That is, relation J has n tuples with A-value a About one half of the tuples in a random sample S of relation J, or S⊂J, would likely have an A-value of a One prior sampling strategy for obtaining a sample S of a join of two relations R For notational purposes, relations R For step The sampling technique of FIG. 4 in practice, however, requires indexes for random access to relations R The ability to sample tuples produced as a stream, that is to perform sequential sampling, is significant not only because intermediate relations produced by a pipeline, such as in a query tree for example, may be sampled without materialization but also because a relation, whether materialized or not, may be sampled in a single pass. How and whether sequential sampling may be performed, however, may depend on the chosen semantics for the sampling. The tuples of a relation may be sampled, for example, using with replacement (WR), without replacement (WoR), or independent coin flips (CF) semantics. For WR sampling of an f-fraction of the n tuples in a relation R, each sampled tuple is chosen uniformly and independently from among all tuples in relation R, noting any one tuple could be sampled multiple times. The sample is a bag or multiset of f*n tuples from relation R. For WoR sampling an f-fraction of the n tuples in a relation R, f*n distinct tuples are sampled from relation R, noting each successive sampled tuple is chosen uniformly from the set of tuples not yet sampled. The sample is a set of f*n distinct tuples from relation R. For CF sampling an f-fraction of the n tuples in a relation R, each tuple in relation R is chosen for the sample with probability f, independent of other tuples. Sampling in this manner is analogous to flipping a coin with bias f for each tuple in turn. The sample is a set of X distinct tuples from relation R, where X is a random variable with the binomial distribution B(n,f) and has expectation f*n. The binomial distribution B(n,f) is, in effect, the distribution of a random value generated by counting the total number of heads when flipping n independent coins, each of which has a probability f of being heads. Sampling using independent coin flip semantics is also called binomial sampling. The sampling of a relation may also be weighted or unweighted. For unweighted sampling, each element is sampled uniformly at random. For weighted sampling, each element is sampled with a probability proportional to its weight for some pre-specified set of weights. One prior sequential sampling technique uses CF semantics by sampling each passing tuple of a relation R with probability f for heads and adds the tuple to a sample S if the probability is satisfied. Another prior sequential sampling technique uses WoR semantics by initializing a list or reservoir of r tuples with the first r tuples of relation R and repeatedly removing random tuples from the list while adding tuples from relation R to the end of the list to produce a sample S. Each of these techniques do not require the size of relation R in advance and may therefore be used for sampling relations that are not materialized. Each of these techniques also preserve sortedness by producing a sample of tuples in the same relative order as in relation R. The reservoir sampling technique, however, does not produce a sequential output of tuples as no tuples are output until the technique has terminated. In the case of scanning a materialized relation on a disk, however, the reservoir sampling technique may be efficient by reading only those tuples to be entered in the reservoir by generating random intervals of tuples to be skipped. A join sample operator for obtaining a sample of a join of first and second relations of records in a database system has the first and second relations as parameters. The join sample operator may also have a size of the sample as a parameter and/or sampling semantics as a parameter. The sampling semantics may be with replacement, without replacement, or coin flip sampling semantics. A method obtains a sample of a join in a database system. The method may be implemented by computer-executable instructions of a computer readable medium. For the method, first and second relations of records are identified from parameters of a join sample operator, and a sample of a join of the identified first and second relations is obtained. A size of the sample to be obtained may also be identified from a parameter of the join sample operator, and the sample of the join of the identified first and second relations may be obtained based on the identified sample size. Sampling semantics may be identified from a parameter of the join sample operator, and the sample of the join of the identified first and second relations may be obtained in accordance with the identified sampling semantics. The identified sampling semantics may be with replacement, without replacement, or coin flip sampling semantics. The sample of the join of the first and second relations may be obtained by sampling records of the first relation based on join attribute values of the second relation to obtain a first sample of records and joining one or more records of the first sample with one or more records of the second relation. The sample of the join of the first and second relations may also be obtained by sampling records of the first relation having a matching join attribute value with at least a predetermined number of records in the second relation to obtain a first sample of records, joining the records of the first sample with the records of the second relation, joining records of the first relation having a matching join attribute value with less than the predetermined number of records in the second relation with the records of the second relation, and obtaining the sample of the join of the first and second relations from the joined records of the first sample and second relation and from a sample of the other joined records. Another method obtains a sample of a join of first and second relations of records in a database system. The method may be implemented by computer-executable instructions of a computer readable medium. The database system may perform the method with suitable means. For the method, records of the first relation are sampled based on join attribute values of the second relation to obtain a first sample of records, and one or more records of the first sample are joined with one or more records of the second relation. Records of the first relation may be sampled based on the number of records having a matching join attribute value in the second relation and/or based on a weight specified for each record of the first relation based on the number of records having a matching join attribute value in the second relation. Frequency statistics on join attribute values of the second relation may be used to sample records of the first relation. The first relation may be produced as a stream of records as a result of a query or may be a base relation materialized in a database of the database system. Records of the first relation may be sampled using a with replacement, without replacement, or coin flip sampling technique and/or may be sampled in one pass using a sequential sampling technique. Records of the first relation may be sampled by selectively outputting a record of the first relation one or more times based on a probability and repeating this step for each record of the first relation. Records of the first relation may also be sampled by initializing a reservoir of records, selectively resetting one or more records of the reservoir to be a record of the first relation based on a probability, repeating this just prior step for each record of the first relation. One or more records of the first sample may be joined with one or more records of the second relation by sampling a record from the second relation having a matching join attribute value with an identified record of the first sample and joining the identified record of the first sample with the sampled record of the second relation. These steps may be repeated for each record of the first sample. One or more records of the first sample may also be joined with one or more records of the second relation by joining the records of the first sample with the records of the second relation to produce a relation having groups of records with each group corresponding to a respective one of the records of the first sample. One record from each group may then be sampled. One or more records of the first sample may also be joined with one or more records of the second relation by sampling records from the second relation to obtain a second sample of records such that the number of records in the first sample with any one join attribute value is the same as that in the second sample and joining the records of the first sample with the records of the second sample. The records of the first sample may be joined with the records of the second sample by sampling a record without replacement from the first sample having a matching join attribute value with an identified record of the second sample, joining the sampled record of the first sample with the identified record of the second sample, and repeating these steps for each record of the second sample. Records of the first relation having a matching join attribute value with at least a predetermined number of records in the second relation may be sampled to form the first sample, and the records of the first sample may be joined with the records of the second relation. Records of the first relation having a matching join attribute value with less than the predetermined number of records in the second relation may be joined with the records of the second relation. The sample of the join of the first and second relations maybe obtained from the joined records of the first sample and second relation with a probability based on the number of records that would result from joining the records of the first relation having a matching join attribute value with at least the predetermined number of records in the second relation with the records of the second relation and from a sample of the other joined records with a probability based on the number of records that would result from joining the records of the first relation having a matching join attribute value with less than the predetermined number of records in the second relation with the records of the second relation. The present invention is illustrated by way of example and not limitation in the figures of the accompanying drawings, in which like references indicate similar elements and in which: FIG. 1 illustrates a join query tree with a sample root operation; FIG. 2 illustrates one prior art flow diagram for obtaining a sample over a join operation; FIG. 3 illustrates a join query tree with the sample operation commuted to the operand relations of the join operation; FIG. 4 illustrates another prior art flow diagram for obtaining a sample over a join operation; FIG. 5 illustrates an exemplary operating environment for sampling of records and sampling over join operations; FIG. 6 illustrates an exemplary database system for sampling of records and sampling over join operations; FIG. 7 illustrates a flow diagram for one example of an unweighted sequential with replacement (WR) sampling technique; FIG. 8 illustrates a flow diagram for another example of an unweighted sequential WR sampling technique; FIG. 9 illustrates a flow diagram for one example of a weighted sequential WR sampling technique; FIG. 10 illustrates a flow diagram for another example of a weighted sequential WR sampling technique; FIG. 11 illustrates a flow diagram for one example of a weighted sequential without replacement (WoR) sampling technique; FIG. 12 illustrates a flow diagram for another example of a weighted sequential WoR sampling technique; FIG. 13 illustrates a flow diagram for one example of a weighted sequential independent coin flips (CF) sampling technique; FIG. 14 illustrates a flow diagram for one example of a stream sampling technique over join operations; FIG. 15 illustrates a flow diagram for one example of a group sampling technique over join operations; FIG. 16 illustrates a flow diagram for one example of a count sampling technique over join operations; FIG. 17 illustrates a flow diagram for one example of a frequency partition sampling technique over join operations; and FIG. 18 illustrates a block diagram for one example of the frequency partition sequential sampling technique of FIG. A database server supports weighted and unweighted sampling of records or tuples in accordance with desired sampling semantics such as with replacement (WR), without replacement (WoR), or independent coin flips (CF) semantics, for example. The database server may perform such sampling sequentially not only to sample non-materialized records, such as those produced as a stream by a pipeline in a query tree for example, but also to sample records, whether materialized or not, in a single pass. The database server also supports sampling over a join of two relations of records or tuples without requiring the computation of the full join and without requiring the materialization of both relations and/or indexes on the join attribute values of both relations. FIG. With reference to FIG. 5, an exemplary system for implementing the invention includes a general purpose computing device in the form of a conventional personal computer A number of program modules may be stored on the hard disk, magnetic disk Personal computer When used in a LAN networking environment, personal computer FIG. 6 illustrates one example of a computer database system Database Database server To enhance performance in processing queries, database server Because the cost of executing ad-hoc queries against database Database server Database server Database server The sample operator may have as parameters a relation R from which a sample S is to be obtained, the size of sample S, the sampling semantics to be used in obtaining sample S, and a weight function. One exemplary sample operator is SAMPLE(relation R, sample size, semantics, weight function). The sample size, sampling semantics, and/or weight function parameters may optionally be set or predetermined by the sampling technique performed by database server The sample size parameter may be expressed as a number r of tuples to be obtained from relation R for sample S or as a fraction f of the n tuples of relation R to be obtained for sample S. Whether the number r or fraction f is to be designated may depend on the sampling technique performed by database server The sampling semantics parameter may identify any suitable sampling semantics such as, for example, with replacement (WR), without replacement (WoR), or independent coin flips (CF) semantics. The weight function parameter may designate unweighted sampling, for example by specifying the same weight, such as one for example, for each tuple t of relation R, or may designate weighted sampling by specifying how each tuple t of relation R is to be weighted. Database server To obtain an unweighted with replacement (WR) sample S of an f-fraction or r tuples from a relation R of n tuples, for example in performing a sample operator such as SAMPLE(R, r, WR, w(t)) where w(t) returns a constant for each tuple t of relation R for unweighted sampling, database server Database server For step Each tuple of relation R is evaluated for steps For step If ρ is greater than zero for step Sampling tuples in this manner advantageously produces the r tuples of sample S in the same relative order as in relation R and uses minimal auxiliary memory as only one tuple of relation R is stored at a time. Although flow diagram The sampling technique of FIG. 7 may be used for block-level sampling of a relation materialized on a disk, for example, and may be used to skip over a random set of tuples, that is those tuples for which the random variable X is zero. Database server For step Each tuple of relation R is evaluated for steps For step Although the r tuples of sample S are not made available until each tuple of relation R has been evaluated, sampling tuples in this manner does not require the size n of relation R and may therefore be used to sample tuples from intermediate relations, for example, of unknown size. Sampling tuples in this manner also uses minimal auxiliary memory or storage as only r tuples of relation R are stored at a time. The sampling technique of FIG. 8 may also be used for block-level sampling of a relation materialized on a disk, for example, and may be used to skip over a random set of tuples. To obtain a weighted WR sample S of an f-fraction or r tuples from a relation R of n tuples with each tuple t of relation R having a specified weight w(t), for example in performing a sample operator such as SAMPLE(R, r,WR, w(t)), database server Database server For step Each tuple of relation R is evaluated for steps For step If ρ is greater than zero for step The sampling technique of FIG. 9 extends the unweighted sampling technique of FIG. 7 to weighted sampling. Indeed, the sampling technique of FIG. 9 may be used to implement the sampling technique of FIG. 7 by specifying the same weight for each tuple t of relation R, such as w(t)=1 for example. The sampling technique of FIG. 9 generally shares the features of the sampling technique of FIG. 7, although the sampling technique of FIG. 9 requires the total weight W of the tuples of relation R. As one example, the total weight W may be determined in determining the weight w(t) for each tuple t of relation R. The total weight W of relation R may optionally be designated as a parameter for a sample operator. Database server For step Each tuple of relation R is evaluated for steps For step The sampling technique of FIG. 10 extends the unweighted sampling technique of FIG. 8 to weighted sampling. Indeed, the sampling technique of FIG. 10 may be used to implement the sampling technique of FIG. 8 by specifying the same weight for each tuple t of relation R, such as w(t)=1 for example. The sampling technique of FIG. 10 generally shares the features of the sampling technique of FIG. A weighted without replacement (WoR) sample S of an f-fraction or r tuples from a relation R of n tuples with each tuple t of relation R having a specified non-negative integer weight w(t) is assumed to be the same as an unweighted WoR sample from a modification of relation R to a relation R Database server For step Each tuple of relation R is evaluated for steps For step The variable i is compared to weight w(t) for step Rather than iteratively evaluating each tuple t w(t) times for steps The sampling technique of FIG. 11 generally shares the features of the sampling technique of FIG. Database server For step Each tuple of relation R is evaluated for steps For step If the variable j is less than or equal to w(t) for step Rather than iteratively evaluating each tuple.t w(t) times for steps The sampling technique of FIG. 12 generally shares the features of the sampling technique of FIG. A weighted independent coin flips (CF) sample S of an f-fraction or r tuples from a relation R of n tuples with each tuple t of relation R having a specified non-negative integer weight w(t) is assumed to be the same as an unweighted CF sample from a modification of relation R to a relation R Database server For step Sampling tuples in this manner advantageously sequentially produces the r tuples of sample S in the same relative order as in relation R and uses minimal auxiliary memory as only one tuple of relation R is stored at a time. Sampling tuples in this manner also does not require the size n or total weight W of the relation R and may therefore be used to sample tuples from intermediate relations, for example, of unknown size. Database server As one example, database server As another example, database server As yet another example, database server Database server Referring to the previous example where:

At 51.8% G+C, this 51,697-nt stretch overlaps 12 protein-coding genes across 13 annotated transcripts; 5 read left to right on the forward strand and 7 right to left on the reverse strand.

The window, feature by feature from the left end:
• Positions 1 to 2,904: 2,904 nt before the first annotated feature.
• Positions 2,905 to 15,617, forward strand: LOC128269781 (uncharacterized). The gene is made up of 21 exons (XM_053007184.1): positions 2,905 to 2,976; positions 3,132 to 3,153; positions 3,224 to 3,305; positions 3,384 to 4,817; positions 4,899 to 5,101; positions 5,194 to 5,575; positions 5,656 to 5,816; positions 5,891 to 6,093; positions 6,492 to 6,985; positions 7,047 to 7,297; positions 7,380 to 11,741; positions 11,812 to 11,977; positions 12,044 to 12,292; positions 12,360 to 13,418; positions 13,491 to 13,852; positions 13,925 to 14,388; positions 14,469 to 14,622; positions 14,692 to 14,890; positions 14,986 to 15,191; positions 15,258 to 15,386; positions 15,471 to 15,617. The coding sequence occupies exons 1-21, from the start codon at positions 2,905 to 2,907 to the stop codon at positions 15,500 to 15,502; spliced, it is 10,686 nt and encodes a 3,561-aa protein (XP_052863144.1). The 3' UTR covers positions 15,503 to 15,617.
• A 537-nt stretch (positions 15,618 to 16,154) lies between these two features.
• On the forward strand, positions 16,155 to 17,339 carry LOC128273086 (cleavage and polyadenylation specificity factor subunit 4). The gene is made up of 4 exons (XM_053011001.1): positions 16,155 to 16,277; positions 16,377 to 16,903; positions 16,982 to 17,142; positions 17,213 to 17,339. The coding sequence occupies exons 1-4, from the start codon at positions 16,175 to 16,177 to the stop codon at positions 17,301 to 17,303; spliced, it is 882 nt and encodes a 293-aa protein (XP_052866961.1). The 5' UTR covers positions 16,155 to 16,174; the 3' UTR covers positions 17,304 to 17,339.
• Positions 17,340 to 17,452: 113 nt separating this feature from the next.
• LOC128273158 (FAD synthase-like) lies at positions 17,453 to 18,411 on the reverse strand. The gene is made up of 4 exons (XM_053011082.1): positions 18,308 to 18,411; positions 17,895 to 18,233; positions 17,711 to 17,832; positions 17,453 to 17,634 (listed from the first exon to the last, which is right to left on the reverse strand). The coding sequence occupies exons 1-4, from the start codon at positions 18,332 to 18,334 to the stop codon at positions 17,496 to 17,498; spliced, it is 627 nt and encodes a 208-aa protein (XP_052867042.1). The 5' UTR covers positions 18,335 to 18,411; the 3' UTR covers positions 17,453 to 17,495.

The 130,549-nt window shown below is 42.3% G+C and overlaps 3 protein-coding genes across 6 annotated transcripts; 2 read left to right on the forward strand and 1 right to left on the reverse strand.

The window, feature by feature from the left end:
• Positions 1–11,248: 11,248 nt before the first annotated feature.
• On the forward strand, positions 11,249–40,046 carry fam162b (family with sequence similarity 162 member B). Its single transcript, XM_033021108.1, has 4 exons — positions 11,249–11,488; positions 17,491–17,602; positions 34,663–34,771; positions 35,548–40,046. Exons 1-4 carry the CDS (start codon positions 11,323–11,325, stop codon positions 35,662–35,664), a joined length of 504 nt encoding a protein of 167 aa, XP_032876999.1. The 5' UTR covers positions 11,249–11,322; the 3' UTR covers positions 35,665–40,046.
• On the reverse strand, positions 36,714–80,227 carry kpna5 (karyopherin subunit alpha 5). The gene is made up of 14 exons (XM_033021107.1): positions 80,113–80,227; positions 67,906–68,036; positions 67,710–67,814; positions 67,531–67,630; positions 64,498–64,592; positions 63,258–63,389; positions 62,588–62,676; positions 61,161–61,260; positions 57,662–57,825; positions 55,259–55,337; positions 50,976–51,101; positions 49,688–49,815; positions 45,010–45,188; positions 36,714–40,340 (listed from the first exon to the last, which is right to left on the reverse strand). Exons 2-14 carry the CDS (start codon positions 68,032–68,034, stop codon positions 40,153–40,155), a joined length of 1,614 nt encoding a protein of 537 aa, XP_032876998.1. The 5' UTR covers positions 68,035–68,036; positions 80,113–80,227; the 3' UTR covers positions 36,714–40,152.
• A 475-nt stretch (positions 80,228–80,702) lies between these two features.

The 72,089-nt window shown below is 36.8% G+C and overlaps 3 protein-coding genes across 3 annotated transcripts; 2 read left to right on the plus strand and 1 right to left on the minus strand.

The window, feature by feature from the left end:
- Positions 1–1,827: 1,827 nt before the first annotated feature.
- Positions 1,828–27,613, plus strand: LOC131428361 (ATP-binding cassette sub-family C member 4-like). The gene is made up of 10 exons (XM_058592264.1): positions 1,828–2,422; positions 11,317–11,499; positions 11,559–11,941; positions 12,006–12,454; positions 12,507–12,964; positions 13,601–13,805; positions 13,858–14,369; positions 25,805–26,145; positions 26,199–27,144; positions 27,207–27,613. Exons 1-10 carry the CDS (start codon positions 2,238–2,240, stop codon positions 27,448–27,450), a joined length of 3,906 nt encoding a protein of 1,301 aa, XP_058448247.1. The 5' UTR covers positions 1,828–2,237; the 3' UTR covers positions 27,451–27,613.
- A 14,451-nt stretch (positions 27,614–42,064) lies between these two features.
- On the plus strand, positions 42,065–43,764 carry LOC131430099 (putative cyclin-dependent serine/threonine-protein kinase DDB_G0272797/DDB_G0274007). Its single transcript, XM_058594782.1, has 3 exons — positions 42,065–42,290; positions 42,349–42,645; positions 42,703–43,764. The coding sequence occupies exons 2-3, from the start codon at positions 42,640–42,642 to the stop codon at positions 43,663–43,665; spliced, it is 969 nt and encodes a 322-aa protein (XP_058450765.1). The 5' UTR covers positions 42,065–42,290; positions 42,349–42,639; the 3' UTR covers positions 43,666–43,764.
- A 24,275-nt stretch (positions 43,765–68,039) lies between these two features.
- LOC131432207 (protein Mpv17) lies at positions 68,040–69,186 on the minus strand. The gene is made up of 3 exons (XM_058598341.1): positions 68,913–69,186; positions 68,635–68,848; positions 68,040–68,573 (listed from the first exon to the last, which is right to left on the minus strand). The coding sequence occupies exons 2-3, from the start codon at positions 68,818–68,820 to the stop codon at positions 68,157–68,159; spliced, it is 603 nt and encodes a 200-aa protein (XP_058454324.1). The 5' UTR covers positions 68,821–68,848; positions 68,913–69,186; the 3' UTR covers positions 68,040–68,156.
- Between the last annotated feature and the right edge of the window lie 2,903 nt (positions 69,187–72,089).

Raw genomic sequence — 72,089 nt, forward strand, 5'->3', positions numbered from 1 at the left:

and R the projection, after removal of duplicates, of the relation J=R Although a join of random samples of operand relations R Considering a tuple t=(a Database server Case A: no information is available for either relation R Case B: no information is available for relation R Case C: indexes and/or statistics are available for relations R Any sampling technique for a case with less available information will also apply for a case with more available information. When no information is available for a relation, database server For Case A, database Although the prior art sampling technique of FIG. 4 avoids having to compute the full join J=R For Case B, however, database server Database server The join sample operator may have as parameters relations R The sample size parameter may be expressed as a number r of tuples to be obtained from the resulting relation J=R The sampling semantics parameter may identify any suitable sampling semantics such as, for example, with replacement (WR), without replacement (WoR), or independent coin flips (CF) semantics. Database server Database server For step For WR semantics, the weighted sampling technique of FIG. 9 or For CF semantics, the weighted sampling technique of FIG. 13, for example, may be used with this same weight specification, noting that the sampling fraction f for the sampling technique of FIG. 13 may be determined from the sample size r of step For step In practice, the stream sampling technique of FIG. 14 may be used where no information is available for relation R Database server For step For WR semantics, the weighted sampling technique of FIG. 9 or For CF semantics, the weighted sampling technique of FIG. 13, for example, may be used with this same weight specification, noting that the sampling fraction f for the sampling technique of FIG. 13 may be determined from the sample size r of step For step The group sampling technique of FIG. 15 may be used where no information is available for relation R Database server For step For WR semantics, the weighted sampling technique of FIG. 9 or For CF semantics, the weighted sampling technique of FIG. 13, for example, may be used with this same weight specification, noting that the sampling fraction f for the sampling technique of FIG. 13 may be determined from the sample size r of step For step For each tuple of sample relation S The count sampling technique of FIG. 16 may be used where no information is available for relation R As shown by the sampling techniques of FIGS. 14-16, having complete frequency statistics on relation R The join attribute values need not be of high frequency simultaneously in both relations R Database server For step For step For step For step A sample relation S of the join J=R Database server As illustrated in FIG. 18, relation R value that does not exceed parameter p. As the tuples of relation R For step Relation J* is then partitioned with the tuples having high frequency join attribute values directed through a group sampling tool The tuples of relation J* having low frequency join attribute values, that is the tuples of relation J For step The frequency partition sampling technique example of FIG. 18 requires neither an index nor complete frequency statistics on the join attribute values of relation R Database server As examples, the sequential WR sampling techniques of FIGS. 7 and 9 may each be implemented with the Microsoft® SQL Server as an operator. Because of the object-oriented design of code in the Microsoft® SQL Server, adding each operator to a query execution tree may be done by creating a derived class of a base operator class and implementing standard methods, such as Open, Close, and GetRow for example. The join sampling techniques of FIGS. 2, For the join sampling technique of FIG. 2, an execution tree generated by the optimizer of the Microsoft® SQL Server may be modified by adding the operator for the sequential WR sampling technique of FIG. 7 as the root of the execution tree. The resulting query execution tree produces a random sample of the query. For the join sampling technique of FIG. 4, a random sample of tuples of relation R For the stream sampling technique of FIG. 14, the operator for the sequential WR sampling technique of FIG. 9 may be implemented as a child of the join method, that is between scan operator on relation R For the frequency partition sampling technique of FIG. 18, the operator for the stream sampling technique may be modified to generate the weighted random sample from only the tuples having high frequency join attribute values in relation R In the foregoing description, the invention has been described with reference to specific exemplary embodiments thereof. It will, however, be evident that various modifications and changes may be made thereto without departing from the broader spirit or scope of the present invention as defined in the appended claims. The specification and drawings are, accordingly, to be regarded in an illustrative rather than a restrictive sense. Patent Citations
Non-Patent Citations
Referenced by
Classifications
Legal Events
Rotate |